Having worked in the Tenderloin for nearly 25 years, I have become accustomed to misleading media accounts of the neighborhood. But yesterday’s front-page San Francisco Chronicle marks a new low. A neighborhood that saw rents sharply rise and crime dramatically fall in the past five years was falsely described as unchanged, and a 49 block residential neighborhood was defined by the problems surrounding a single block of city-owned land. The Tenderloin became merely a backdrop to the Chronicle’ s ongoing portrayal of Mayor Newsom as a white-hatted savior riding into town armed only with innovative ideas and a commitment to break from the past.
Ilene Lelchuk’s May 5 story, “Newsom takes his turn at trying to clean up Tenderloin,” is actually not a story about the neighborhood. While the story claims to be describing the Tenderloin, it focuses only a single block, which happens to be occupied by the city-owned and managed Boeddeker Park.
Now the area around Boeddeker is among the worst spots in the Tenderloin. But Lelchuk’s thesis is that the Tenderloin “has remained that way for years, resisting each mayor or group of community leaders who said they would clean up the drugs, prostitution, and other crime in the area.”
Nothing’s changed? But there is now a police station across the street from Boeddeker Park! Lelchuk never mentions the station, a shocking ommission considering her story is about crime in the area. Not surprisingly, the police station has in fact reduced drugs, prostitution and crime in the area.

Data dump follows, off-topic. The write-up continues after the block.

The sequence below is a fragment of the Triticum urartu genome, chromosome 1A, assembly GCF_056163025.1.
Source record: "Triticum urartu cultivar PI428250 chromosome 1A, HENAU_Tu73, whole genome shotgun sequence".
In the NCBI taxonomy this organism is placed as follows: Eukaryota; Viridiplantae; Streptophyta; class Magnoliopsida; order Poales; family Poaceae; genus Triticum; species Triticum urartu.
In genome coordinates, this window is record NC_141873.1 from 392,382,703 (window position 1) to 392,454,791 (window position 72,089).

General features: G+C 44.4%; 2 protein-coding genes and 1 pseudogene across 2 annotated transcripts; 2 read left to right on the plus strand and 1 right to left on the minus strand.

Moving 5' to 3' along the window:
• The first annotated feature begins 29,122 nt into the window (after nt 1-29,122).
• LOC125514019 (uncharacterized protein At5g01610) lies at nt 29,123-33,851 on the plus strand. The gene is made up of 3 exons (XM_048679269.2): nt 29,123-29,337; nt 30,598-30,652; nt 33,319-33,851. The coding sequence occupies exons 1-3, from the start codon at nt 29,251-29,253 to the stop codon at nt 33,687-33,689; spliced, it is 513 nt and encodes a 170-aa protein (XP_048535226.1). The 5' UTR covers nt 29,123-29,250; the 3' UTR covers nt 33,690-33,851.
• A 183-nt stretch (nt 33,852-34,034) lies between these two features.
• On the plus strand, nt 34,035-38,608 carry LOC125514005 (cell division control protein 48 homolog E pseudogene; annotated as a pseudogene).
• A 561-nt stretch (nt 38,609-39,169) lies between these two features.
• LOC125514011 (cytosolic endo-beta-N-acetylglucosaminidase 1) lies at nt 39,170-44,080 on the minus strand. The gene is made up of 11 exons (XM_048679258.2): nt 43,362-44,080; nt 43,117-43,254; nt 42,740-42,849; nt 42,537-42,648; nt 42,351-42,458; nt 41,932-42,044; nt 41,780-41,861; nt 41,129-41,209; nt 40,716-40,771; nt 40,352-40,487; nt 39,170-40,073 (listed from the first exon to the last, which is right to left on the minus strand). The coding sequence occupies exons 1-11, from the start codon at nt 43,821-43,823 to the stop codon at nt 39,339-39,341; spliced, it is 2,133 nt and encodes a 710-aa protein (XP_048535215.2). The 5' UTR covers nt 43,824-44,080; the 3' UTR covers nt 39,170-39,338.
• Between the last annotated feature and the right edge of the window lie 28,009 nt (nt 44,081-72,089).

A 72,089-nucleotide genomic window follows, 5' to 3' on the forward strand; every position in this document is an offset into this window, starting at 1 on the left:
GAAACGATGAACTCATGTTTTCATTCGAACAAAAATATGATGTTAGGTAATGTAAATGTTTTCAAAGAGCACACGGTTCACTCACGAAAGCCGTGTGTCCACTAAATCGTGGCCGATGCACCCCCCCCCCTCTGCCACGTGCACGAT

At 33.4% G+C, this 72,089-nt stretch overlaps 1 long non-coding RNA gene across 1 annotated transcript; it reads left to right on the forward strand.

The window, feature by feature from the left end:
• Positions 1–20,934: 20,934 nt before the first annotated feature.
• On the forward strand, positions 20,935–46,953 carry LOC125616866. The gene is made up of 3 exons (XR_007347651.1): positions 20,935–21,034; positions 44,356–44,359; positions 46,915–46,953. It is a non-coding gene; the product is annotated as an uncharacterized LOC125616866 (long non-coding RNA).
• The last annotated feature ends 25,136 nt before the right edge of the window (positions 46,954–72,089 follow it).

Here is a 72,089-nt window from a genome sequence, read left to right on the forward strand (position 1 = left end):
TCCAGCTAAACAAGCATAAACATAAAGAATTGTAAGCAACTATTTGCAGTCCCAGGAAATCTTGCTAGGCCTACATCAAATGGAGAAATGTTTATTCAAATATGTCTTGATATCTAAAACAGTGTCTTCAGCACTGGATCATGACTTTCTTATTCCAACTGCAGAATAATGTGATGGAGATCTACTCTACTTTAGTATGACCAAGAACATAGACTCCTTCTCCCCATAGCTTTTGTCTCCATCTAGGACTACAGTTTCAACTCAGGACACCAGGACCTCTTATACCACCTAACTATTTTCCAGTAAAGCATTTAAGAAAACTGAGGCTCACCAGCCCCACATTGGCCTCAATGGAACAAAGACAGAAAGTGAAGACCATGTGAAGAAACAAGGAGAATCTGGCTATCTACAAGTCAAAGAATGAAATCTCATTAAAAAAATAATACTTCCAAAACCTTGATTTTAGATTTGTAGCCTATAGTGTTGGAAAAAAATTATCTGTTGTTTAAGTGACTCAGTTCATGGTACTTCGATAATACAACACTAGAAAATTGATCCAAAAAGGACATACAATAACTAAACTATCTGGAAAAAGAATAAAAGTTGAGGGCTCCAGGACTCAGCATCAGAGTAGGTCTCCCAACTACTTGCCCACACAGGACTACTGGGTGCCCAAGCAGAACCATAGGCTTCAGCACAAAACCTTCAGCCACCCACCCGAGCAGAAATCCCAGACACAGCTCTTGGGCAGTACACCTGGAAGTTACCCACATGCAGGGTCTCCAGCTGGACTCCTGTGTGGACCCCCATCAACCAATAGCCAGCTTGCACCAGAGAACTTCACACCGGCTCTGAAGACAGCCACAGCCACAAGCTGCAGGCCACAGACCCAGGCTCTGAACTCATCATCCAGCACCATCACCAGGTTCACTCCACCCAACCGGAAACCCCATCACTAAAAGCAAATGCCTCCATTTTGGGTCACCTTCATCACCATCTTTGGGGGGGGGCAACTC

Had Lelchuk talked to any longterm residents about the station’s impact, she would have learned that Eddy Street west of the Park has become one of the quietest and safest streets in the city. But that fact goes against her thesis that the Tenderloin has “resisted” improvements.
Nothing’s changed? The hotels around Boeddeker Park have switched in the past five years from havens for criminal activity to housing run by nonprofit housing groups and social service agencies. Lelchuk’s article failed to quote any of these groups, whose employees would have painted a far different picture of the neighborhood.
Nothing’s changed? Five years ago drug dealers dominated Leavenworth Street from Turk to Eddy. As a result of a campaign launched by Adopt-a-Block Founder Nevio Mosser, tenants, merchants and owners unified to file lawsuits that effectively cleaned up the entire area. I’d like the Chronicle editors to come down and tell these folks that they have failed to “resist” the problems in their community.
Nothing’s changed? That’s news to apartment owners. Studios in the Tenderloin largely comprise working people paying monthly rents of $900 and up. One-bedrooms typically start at $1200. As recently as 1994, tenants could get studios for $425 per month. If only Lelchuk’s thesis that nothing has changed were true!
Who’s to blame for the problems at Boeddeker Park? Start by asking who controls it—the city. Lelchuk should have asked why year after year passes without the city taking responsibility for its property instead of charging Tenderloin owners, merchants and residents with failing to “resist” crime.